Saturday, June 25

No Warning?

As ten high school students taking on the challenge of staying in the wilderness for two weeks we all knew the risks before we set off on the most epic adventure of our short lives. Threat number one? The southern pacific rattlesnakes that call these mountains home. However, we all knew about the telltale rattle of the snake and felt prepared, especially under the watchful eyes of our Earthwatch leaders, to make our journey despite the risk.

As we began our first real day as a team, our generous hostess Becca showed us the ropes around the Reserve, explaining all the do’s and don’ts of the area. She then brought us to a trashcan that held a deadly secret hidden inside. A few days prior she had caught a rattlesnake under the bird feeder at the Reserve and stored it here to show us what to look for when in the field.

A dramatic reenactment of the silent snake encounter by Anna, Rachel, and Boone.
Our minds were about to be blown, for what we did not know is that many of the snakes in the area have adapted and hardly ever rattle when threatened. We were all astonished to find out this new information. Then, to prove her point, Becca began to jiggle the can, and as she assured us the snake was reluctant to rattle.     On our third day, a Cal Fire employee stopped to warn us of a rattlesnake just up the road and also confirmed Becca’s warning.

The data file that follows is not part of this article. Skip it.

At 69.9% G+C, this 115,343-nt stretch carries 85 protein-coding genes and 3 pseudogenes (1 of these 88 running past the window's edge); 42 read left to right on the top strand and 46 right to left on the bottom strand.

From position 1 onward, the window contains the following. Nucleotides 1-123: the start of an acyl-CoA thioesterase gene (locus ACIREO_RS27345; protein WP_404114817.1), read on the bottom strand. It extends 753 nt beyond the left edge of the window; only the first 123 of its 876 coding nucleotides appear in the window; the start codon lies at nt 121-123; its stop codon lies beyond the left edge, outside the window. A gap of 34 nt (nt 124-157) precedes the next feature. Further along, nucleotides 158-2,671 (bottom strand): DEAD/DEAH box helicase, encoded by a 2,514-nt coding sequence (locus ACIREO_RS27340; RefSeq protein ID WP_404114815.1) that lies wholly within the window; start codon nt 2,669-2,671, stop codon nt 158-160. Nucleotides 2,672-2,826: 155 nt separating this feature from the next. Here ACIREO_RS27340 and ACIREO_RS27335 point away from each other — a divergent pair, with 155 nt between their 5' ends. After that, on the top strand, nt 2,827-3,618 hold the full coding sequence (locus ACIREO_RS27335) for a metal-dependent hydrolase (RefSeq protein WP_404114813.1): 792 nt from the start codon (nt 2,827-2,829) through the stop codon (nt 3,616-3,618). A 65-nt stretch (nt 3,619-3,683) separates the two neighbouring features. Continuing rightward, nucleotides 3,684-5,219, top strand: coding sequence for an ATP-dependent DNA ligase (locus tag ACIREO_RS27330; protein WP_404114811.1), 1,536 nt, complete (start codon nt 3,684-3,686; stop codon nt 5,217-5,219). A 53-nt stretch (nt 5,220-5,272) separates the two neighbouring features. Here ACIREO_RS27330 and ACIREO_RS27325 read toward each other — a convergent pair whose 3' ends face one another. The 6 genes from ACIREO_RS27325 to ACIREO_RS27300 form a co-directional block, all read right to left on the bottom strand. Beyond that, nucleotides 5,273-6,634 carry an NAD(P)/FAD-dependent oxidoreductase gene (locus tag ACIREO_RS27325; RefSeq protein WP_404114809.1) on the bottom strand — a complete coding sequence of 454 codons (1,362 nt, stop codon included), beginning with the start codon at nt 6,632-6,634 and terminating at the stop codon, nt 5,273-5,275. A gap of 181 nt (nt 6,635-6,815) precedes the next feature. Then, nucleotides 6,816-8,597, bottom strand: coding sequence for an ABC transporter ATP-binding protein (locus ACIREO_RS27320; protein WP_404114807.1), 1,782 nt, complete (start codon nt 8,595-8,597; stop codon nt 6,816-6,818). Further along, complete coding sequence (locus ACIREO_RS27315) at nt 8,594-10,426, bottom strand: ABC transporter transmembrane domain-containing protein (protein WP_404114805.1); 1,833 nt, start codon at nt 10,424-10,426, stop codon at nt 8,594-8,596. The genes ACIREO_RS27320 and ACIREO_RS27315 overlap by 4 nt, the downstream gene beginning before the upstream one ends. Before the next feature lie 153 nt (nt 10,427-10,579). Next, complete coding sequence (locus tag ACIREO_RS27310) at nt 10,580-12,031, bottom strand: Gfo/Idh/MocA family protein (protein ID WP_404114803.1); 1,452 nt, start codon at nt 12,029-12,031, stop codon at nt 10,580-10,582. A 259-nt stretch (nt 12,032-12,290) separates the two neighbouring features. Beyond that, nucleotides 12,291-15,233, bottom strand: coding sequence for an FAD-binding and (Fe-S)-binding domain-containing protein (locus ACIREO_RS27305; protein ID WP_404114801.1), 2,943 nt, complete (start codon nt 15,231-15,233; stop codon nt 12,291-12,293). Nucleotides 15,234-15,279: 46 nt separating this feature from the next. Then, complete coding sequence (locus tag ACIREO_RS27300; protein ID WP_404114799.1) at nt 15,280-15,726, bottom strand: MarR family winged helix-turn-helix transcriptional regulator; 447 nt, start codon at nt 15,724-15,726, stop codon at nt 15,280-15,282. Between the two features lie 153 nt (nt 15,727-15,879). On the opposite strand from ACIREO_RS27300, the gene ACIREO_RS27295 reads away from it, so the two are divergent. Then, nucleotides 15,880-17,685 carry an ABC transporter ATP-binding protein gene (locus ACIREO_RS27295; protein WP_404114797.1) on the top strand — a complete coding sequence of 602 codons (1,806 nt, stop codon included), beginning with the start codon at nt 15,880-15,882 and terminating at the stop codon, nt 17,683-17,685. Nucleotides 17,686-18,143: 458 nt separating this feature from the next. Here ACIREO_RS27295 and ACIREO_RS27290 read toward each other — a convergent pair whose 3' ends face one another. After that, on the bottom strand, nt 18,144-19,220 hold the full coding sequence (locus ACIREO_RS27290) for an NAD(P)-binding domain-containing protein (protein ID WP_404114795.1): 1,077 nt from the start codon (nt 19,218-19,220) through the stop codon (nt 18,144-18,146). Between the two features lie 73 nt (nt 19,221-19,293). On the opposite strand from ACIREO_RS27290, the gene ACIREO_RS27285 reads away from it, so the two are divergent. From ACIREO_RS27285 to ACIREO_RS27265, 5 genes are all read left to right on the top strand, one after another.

So why have these snakes become a soundless threat?        One theory is that rattlesnakes have become more used to people being a constant presence in their habitat. The second and more likely theory is that as fearful people have killed too many of the snakes that do rattle and scare them, those that don’t rattle have managed to survive in increasing numbers. No matter which theory is correct, one thing is sure: our “snake sense” has been turned on high for the rest of the trip and into the future.

1 comment:

  1. That's what I told you guys. The only time I've heard a rattler use its rattle was when it was attacked. All other times they have been very silent: here, Utah and in Texas/Oklahoma. Look sharp....